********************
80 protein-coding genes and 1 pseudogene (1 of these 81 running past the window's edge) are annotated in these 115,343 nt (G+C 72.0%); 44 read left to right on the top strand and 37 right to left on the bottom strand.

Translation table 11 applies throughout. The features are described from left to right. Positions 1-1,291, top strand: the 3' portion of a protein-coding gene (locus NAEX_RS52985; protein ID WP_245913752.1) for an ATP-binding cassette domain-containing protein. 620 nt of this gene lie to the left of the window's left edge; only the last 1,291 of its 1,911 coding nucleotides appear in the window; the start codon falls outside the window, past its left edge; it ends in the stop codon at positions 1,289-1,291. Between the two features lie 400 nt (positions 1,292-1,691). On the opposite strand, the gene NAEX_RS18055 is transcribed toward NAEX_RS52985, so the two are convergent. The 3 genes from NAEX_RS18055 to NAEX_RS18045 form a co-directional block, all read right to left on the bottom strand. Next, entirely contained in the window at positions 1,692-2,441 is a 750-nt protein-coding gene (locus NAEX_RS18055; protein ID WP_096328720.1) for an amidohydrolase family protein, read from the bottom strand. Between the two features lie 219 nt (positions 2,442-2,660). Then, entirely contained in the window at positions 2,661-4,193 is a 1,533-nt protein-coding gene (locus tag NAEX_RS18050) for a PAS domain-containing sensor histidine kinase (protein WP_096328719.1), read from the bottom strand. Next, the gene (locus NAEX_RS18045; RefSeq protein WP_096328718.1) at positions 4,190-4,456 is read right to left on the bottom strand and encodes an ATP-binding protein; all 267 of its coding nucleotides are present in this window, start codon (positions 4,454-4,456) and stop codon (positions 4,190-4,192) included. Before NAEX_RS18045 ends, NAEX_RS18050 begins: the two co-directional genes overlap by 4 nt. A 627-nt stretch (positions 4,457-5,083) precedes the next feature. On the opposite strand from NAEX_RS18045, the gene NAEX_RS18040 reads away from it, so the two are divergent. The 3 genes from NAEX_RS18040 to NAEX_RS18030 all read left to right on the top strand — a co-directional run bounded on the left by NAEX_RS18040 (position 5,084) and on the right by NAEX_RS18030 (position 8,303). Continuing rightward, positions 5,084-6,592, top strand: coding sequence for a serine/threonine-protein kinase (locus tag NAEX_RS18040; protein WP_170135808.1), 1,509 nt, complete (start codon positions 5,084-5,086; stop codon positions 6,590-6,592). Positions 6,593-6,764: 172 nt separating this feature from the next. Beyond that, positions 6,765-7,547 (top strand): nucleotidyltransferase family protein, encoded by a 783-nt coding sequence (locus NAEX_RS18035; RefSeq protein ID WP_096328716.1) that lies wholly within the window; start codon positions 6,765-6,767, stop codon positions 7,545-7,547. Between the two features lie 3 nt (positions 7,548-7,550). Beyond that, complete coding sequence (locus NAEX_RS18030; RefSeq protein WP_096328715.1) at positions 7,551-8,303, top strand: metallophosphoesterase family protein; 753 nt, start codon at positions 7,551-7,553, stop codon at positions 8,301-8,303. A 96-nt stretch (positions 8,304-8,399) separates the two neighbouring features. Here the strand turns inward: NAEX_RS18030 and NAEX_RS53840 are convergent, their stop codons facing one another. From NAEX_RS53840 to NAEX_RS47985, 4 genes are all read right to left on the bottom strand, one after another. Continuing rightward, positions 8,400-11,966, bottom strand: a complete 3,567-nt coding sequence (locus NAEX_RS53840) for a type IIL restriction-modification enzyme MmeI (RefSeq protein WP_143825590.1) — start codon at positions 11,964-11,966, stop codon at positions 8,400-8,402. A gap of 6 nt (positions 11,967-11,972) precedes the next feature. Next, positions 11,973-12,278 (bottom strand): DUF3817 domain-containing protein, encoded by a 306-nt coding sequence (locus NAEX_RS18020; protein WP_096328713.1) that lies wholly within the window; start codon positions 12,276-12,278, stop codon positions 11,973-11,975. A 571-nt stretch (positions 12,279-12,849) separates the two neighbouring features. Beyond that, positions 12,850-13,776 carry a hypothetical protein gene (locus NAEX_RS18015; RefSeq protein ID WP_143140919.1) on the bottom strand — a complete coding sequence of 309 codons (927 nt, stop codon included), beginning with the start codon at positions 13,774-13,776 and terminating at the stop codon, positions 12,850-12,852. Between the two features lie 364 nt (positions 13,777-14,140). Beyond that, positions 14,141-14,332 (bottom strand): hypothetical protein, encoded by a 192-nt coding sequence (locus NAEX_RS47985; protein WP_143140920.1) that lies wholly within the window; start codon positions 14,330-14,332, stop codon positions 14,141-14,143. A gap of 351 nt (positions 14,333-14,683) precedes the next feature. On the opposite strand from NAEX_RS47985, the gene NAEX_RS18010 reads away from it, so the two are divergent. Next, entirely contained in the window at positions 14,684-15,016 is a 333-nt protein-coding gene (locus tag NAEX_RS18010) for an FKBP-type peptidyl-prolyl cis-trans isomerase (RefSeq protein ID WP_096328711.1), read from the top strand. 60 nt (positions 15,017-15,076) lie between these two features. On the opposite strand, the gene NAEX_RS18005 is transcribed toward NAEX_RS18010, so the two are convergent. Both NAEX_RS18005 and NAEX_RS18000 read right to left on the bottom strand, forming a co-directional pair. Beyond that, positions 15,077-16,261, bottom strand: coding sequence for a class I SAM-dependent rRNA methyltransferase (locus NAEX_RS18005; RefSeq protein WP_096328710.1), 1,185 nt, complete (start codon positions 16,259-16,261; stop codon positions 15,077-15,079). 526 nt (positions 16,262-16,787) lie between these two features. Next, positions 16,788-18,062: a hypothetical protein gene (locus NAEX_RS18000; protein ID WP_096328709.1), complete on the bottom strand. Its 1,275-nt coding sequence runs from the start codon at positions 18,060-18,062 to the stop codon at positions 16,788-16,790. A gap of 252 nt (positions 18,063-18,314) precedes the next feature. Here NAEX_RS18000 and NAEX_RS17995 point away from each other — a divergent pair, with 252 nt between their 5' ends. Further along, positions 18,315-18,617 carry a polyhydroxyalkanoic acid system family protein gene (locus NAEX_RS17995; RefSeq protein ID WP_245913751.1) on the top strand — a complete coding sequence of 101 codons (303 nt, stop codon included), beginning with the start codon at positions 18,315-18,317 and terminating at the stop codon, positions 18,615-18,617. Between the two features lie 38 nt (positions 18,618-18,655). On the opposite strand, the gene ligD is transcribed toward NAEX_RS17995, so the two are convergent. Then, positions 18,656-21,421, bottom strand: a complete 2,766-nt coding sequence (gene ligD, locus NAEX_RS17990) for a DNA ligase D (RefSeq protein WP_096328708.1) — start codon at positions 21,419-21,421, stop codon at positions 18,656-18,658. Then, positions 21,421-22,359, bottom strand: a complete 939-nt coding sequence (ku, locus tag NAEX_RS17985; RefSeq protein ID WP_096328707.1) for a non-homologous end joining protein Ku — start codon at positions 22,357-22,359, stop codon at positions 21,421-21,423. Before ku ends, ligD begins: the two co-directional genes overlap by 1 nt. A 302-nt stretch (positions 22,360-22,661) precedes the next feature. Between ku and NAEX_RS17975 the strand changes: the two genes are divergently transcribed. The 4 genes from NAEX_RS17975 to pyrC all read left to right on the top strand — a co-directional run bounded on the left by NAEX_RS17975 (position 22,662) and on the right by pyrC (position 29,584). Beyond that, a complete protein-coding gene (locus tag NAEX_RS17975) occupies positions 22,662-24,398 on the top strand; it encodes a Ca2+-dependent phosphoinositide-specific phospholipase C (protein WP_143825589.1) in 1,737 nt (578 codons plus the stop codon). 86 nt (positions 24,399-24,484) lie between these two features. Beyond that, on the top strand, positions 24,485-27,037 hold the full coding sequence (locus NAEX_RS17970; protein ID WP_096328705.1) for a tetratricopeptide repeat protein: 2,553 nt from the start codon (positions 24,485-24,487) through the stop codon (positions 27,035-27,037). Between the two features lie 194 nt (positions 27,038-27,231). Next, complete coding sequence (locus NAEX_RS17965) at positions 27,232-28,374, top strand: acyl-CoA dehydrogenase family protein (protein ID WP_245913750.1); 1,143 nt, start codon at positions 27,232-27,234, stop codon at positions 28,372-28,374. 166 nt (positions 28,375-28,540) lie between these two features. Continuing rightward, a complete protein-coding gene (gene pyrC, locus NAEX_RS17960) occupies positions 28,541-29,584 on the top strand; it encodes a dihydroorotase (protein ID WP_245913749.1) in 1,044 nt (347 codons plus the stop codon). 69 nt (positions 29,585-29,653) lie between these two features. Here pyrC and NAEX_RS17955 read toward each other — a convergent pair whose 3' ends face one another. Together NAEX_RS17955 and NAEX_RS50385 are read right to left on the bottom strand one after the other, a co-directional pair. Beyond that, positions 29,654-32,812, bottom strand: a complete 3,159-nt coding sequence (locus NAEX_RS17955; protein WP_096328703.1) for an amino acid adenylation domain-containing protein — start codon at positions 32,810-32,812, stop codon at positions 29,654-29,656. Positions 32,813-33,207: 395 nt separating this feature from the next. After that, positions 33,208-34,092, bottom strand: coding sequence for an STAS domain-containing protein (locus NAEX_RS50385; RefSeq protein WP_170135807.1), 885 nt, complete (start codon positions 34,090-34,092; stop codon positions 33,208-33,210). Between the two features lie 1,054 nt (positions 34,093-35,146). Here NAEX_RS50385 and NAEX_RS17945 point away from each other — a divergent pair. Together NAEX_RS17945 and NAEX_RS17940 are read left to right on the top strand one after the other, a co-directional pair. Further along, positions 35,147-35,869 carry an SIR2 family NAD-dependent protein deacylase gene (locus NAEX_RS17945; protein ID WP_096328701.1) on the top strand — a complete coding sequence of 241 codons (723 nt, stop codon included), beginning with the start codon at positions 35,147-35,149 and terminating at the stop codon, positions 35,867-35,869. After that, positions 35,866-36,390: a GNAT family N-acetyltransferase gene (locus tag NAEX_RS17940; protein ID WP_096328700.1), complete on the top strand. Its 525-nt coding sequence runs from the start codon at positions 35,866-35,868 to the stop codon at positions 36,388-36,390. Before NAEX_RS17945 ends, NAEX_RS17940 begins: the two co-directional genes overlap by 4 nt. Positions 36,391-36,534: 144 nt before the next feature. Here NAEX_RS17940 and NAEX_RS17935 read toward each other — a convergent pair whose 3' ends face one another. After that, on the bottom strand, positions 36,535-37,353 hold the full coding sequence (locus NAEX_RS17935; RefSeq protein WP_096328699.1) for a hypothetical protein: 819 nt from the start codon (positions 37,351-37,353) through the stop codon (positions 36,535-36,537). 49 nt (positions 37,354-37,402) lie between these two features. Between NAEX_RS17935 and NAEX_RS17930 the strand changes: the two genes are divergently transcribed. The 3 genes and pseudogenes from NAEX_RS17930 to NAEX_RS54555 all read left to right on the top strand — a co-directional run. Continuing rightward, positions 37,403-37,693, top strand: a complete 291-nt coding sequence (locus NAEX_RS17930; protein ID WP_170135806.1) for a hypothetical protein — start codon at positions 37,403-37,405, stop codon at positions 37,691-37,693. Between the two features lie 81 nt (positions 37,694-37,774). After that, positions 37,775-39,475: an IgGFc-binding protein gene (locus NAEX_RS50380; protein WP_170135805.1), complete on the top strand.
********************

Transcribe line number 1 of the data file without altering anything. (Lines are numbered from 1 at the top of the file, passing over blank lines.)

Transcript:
80 protein-coding genes and 1 pseudogene (1 of these 81 running past the window's edge) are annotated in these 115,343 nt (G+C 72.0%); 44 read left to right on the top strand and 37 right to left on the bottom strand.